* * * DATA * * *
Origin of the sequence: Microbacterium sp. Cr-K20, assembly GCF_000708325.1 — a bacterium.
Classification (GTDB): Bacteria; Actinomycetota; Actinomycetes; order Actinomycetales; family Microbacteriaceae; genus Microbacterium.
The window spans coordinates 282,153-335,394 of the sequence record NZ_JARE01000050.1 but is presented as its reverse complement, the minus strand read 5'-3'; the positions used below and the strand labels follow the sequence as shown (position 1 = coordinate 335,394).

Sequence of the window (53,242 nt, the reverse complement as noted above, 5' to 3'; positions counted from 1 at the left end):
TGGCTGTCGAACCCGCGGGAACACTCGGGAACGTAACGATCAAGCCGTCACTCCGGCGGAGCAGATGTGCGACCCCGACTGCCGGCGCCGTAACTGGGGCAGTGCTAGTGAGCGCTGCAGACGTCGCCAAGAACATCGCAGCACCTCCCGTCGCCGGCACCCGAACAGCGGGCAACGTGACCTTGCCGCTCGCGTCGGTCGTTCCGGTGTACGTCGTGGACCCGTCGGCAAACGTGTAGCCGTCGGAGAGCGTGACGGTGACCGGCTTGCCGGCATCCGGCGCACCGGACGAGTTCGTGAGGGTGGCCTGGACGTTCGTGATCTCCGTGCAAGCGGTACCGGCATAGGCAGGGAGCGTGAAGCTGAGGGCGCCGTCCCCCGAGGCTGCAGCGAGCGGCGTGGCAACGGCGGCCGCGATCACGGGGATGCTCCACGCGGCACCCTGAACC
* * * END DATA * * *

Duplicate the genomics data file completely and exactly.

Origin of the sequence: Microbacterium sp. Cr-K20, assembly GCF_000708325.1 — a bacterium.
Classification (GTDB): Bacteria; Actinomycetota; Actinomycetes; order Actinomycetales; family Microbacteriaceae; genus Microbacterium.
The window spans coordinates 282,153-335,394 of the sequence record NZ_JARE01000050.1 but is presented as its reverse complement, the minus strand read 5'-3'; the positions used below and the strand labels follow the sequence as shown (position 1 = coordinate 335,394).

Sequence of the window (53,242 nt, the reverse complement as noted above, 5' to 3'; positions counted from 1 at the left end):
TGGCTGTCGAACCCGCGGGAACACTCGGGAACGTAACGATCAAGCCGTCACTCCGGCGGAGCAGATGTGCGACCCCGACTGCCGGCGCCGTAACTGGGGCAGTGCTAGTGAGCGCTGCAGACGTCGCCAAGAACATCGCAGCACCTCCCGTCGCCGGCACCCGAACAGCGGGCAACGTGACCTTGCCGCTCGCGTCGGTCGTTCCGGTGTACGTCGTGGACCCGTCGGCAAACGTGTAGCCGTCGGAGAGCGTGACGGTGACCGGCTTGCCGGCATCCGGCGCACCGGACGAGTTCGTGAGGGTGGCCTGGACGTTCGTGATCTCCGTGCAAGCGGTACCGGCATAGGCAGGGAGCGTGAAGCTGAGGGCGCCGTCCCCCGAGGCTGCAGCGAGCGGCGTGGCAACGGCGGCCGCGATCACGGGGATGCTCCACGCGGCACCCTGAACC